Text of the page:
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Cottonwood benefactor built football program into success, only to be told to leave
Prep football » As grown-ups debate the booster’s deeds, former players have his back.

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A source familiar with the program who wished to avoid reprisal from those loyal to Cate said the transfers tended to have an upper hand.

"The underlying culture was that the kids who came from out of the boundaries were favored, like they were shiny and new," the source said. "Anybody who was in boundary was at a serious disadvantage."

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"My head was blown up" » Kaisa Kinikini is among those who privately questioned the lessons some players learned at Cottonwood.

Kinikini is Havili’s uncle and also the uncle of Simi Fili, another player who crossed boundaries to play for Cate.

Cottonwood’s reputation for providing tutors and other amenities appealed to Fili’s mother, Le’o Fili. She believed she’d found a school where her son could focus on academics, develop his athletic ability and stay free from gangs.

But Simi Fili seemed content to coast academically and assume his future in football would carry him, his uncle said.

"To me, he bought them out," Kinikini said of Cate. "They used our [Pacific Islander] kids to build a program, then they cared nothing about them."

As a Cottonwood defensive lineman in 2007, Fili was the state’s top prospect and committed to play at the University of Oregon. But academic missteps kept Fili from competing at Oregon. He attended four community colleges before landing a scholarship at East Central Community College in Decatur, Miss., where he was gearing up for the 2011 football season before he again returned to Salt Lake City, where he said he is training for "The World’s Strongest Man" competition.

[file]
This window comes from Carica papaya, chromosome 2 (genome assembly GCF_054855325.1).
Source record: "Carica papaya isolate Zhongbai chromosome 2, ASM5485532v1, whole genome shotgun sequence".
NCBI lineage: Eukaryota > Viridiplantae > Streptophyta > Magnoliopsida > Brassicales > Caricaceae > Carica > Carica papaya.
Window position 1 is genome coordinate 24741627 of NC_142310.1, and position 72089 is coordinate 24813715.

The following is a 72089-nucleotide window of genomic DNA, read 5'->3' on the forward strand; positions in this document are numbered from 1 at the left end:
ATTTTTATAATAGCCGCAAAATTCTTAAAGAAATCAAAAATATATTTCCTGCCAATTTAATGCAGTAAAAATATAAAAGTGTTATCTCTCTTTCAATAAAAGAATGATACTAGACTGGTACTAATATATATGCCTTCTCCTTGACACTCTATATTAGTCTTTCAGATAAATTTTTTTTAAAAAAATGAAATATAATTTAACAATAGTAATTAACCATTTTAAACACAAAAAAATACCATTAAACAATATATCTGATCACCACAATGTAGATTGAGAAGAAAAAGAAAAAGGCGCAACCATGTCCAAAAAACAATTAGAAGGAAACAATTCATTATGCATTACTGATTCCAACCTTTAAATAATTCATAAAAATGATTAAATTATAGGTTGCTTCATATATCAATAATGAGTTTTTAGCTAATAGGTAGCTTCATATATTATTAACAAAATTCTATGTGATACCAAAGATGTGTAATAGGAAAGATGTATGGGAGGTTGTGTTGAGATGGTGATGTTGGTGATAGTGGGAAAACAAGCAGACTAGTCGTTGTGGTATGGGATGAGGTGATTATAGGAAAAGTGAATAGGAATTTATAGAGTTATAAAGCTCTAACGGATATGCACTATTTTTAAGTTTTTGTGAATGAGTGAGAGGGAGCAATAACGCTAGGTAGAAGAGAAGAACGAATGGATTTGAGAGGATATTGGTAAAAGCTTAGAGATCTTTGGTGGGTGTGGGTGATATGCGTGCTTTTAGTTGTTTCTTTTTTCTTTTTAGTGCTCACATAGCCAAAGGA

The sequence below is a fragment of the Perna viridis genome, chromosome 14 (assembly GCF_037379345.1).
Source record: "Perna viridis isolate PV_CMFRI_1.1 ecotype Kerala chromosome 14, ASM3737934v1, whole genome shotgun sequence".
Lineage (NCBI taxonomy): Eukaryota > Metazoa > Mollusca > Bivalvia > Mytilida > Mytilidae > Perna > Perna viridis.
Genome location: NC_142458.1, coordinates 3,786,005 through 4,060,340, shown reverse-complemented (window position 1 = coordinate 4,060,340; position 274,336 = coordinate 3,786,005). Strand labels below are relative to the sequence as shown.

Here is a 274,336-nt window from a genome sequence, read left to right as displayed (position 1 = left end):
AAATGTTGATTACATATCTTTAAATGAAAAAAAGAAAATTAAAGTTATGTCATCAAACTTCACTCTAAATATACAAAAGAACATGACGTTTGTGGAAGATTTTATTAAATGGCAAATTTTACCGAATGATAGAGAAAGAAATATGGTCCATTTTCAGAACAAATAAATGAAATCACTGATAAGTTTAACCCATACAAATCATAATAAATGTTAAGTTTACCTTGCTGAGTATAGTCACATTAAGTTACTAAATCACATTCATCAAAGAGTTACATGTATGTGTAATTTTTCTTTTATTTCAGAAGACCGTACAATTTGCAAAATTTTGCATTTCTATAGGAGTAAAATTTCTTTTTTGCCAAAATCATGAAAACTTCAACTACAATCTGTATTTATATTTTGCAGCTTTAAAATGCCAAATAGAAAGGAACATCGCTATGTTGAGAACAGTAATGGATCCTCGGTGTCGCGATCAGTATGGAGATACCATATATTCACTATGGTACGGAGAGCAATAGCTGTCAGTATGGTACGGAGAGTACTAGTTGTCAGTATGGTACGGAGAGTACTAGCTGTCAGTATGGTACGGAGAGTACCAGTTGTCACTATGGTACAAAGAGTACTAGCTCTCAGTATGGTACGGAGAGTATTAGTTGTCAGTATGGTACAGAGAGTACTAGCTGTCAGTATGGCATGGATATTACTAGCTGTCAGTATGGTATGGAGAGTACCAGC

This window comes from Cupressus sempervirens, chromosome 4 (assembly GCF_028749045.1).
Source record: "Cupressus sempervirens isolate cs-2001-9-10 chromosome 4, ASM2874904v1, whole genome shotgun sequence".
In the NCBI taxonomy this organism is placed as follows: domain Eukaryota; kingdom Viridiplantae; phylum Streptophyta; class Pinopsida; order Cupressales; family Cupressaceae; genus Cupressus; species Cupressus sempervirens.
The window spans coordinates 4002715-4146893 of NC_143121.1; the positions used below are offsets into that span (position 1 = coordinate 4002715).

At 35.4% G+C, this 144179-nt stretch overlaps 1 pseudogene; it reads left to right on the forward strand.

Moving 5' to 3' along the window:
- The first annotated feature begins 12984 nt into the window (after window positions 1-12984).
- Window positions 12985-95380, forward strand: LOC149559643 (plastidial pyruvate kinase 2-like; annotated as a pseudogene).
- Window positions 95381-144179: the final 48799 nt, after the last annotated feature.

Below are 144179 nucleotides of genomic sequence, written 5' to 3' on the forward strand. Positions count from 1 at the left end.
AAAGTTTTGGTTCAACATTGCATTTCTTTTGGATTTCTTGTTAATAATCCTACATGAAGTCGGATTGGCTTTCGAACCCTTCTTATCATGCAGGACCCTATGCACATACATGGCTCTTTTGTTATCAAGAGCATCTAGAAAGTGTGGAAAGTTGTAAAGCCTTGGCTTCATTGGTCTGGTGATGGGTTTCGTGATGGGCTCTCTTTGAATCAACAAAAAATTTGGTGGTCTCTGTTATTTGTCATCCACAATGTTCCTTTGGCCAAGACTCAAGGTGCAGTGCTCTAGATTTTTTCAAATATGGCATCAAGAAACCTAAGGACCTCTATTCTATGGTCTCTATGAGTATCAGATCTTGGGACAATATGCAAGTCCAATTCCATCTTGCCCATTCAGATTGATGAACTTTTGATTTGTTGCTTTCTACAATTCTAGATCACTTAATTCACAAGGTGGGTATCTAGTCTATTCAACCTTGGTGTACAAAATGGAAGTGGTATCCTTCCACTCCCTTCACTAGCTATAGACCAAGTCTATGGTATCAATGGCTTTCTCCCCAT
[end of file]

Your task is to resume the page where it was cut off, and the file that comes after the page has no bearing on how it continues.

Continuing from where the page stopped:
Fili said his mistakes were his own.

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"What happened is that I was just a naive high school football player. I was thinking that I was an All-American [and didn’t need to work on my grades]. My head was blown up," Fili said.

Fili said friends at other schools were jealous Cottonwood players had professional-looking highlight tapes to send to colleges thanks to Cate. Fili thinks critics simply are envious of Cate’s success.

Havili credits Cate with helping him achieve his NFL dreams.

"He’s like my second dad, and I know a lot of those other players feel the same way," Havili said. "A lot of first-generation Polynesians have parents who don’t understand the system. People like Scott Cate who get us scholarships and opportunities — that’s the reason our parents came to America."

"I might have gone quietly" » Cate believes he’s now a victim of his own lofty aspirations.

He knows some parents aren’t happy with how things turned out for their sons. Cate clashed with some who sent their sons to Cottonwood seeking scholarships and complained when they didn’t get playing time.

"There were several parents who claimed Scott was racist against white kids, which is interesting because Scott is white," said Vicki Johnson, a former booster club president. "My son is not a starter, and he got a lot out of the program."

The school district insists the new policy was not aimed at Cate. To him, that stand would be laughable if it weren’t so maddening.

"I was told I would have to go before they even voted to put the rule in place," he said. "If they had said, ‘Hey, let’s work this out. We’re going to give you a little respect,’ I might have gone quietly."

Instead, Cate expressed his frustration by taking back anything he could load in his truck: tackling dummies, footballs, computers, video equipment. He stored them but then heard about problems at East, the No. 1-ranked team, which this year forfeited games for fielding ineligible players. He donated his equipment to the Leopards out of sympathy.

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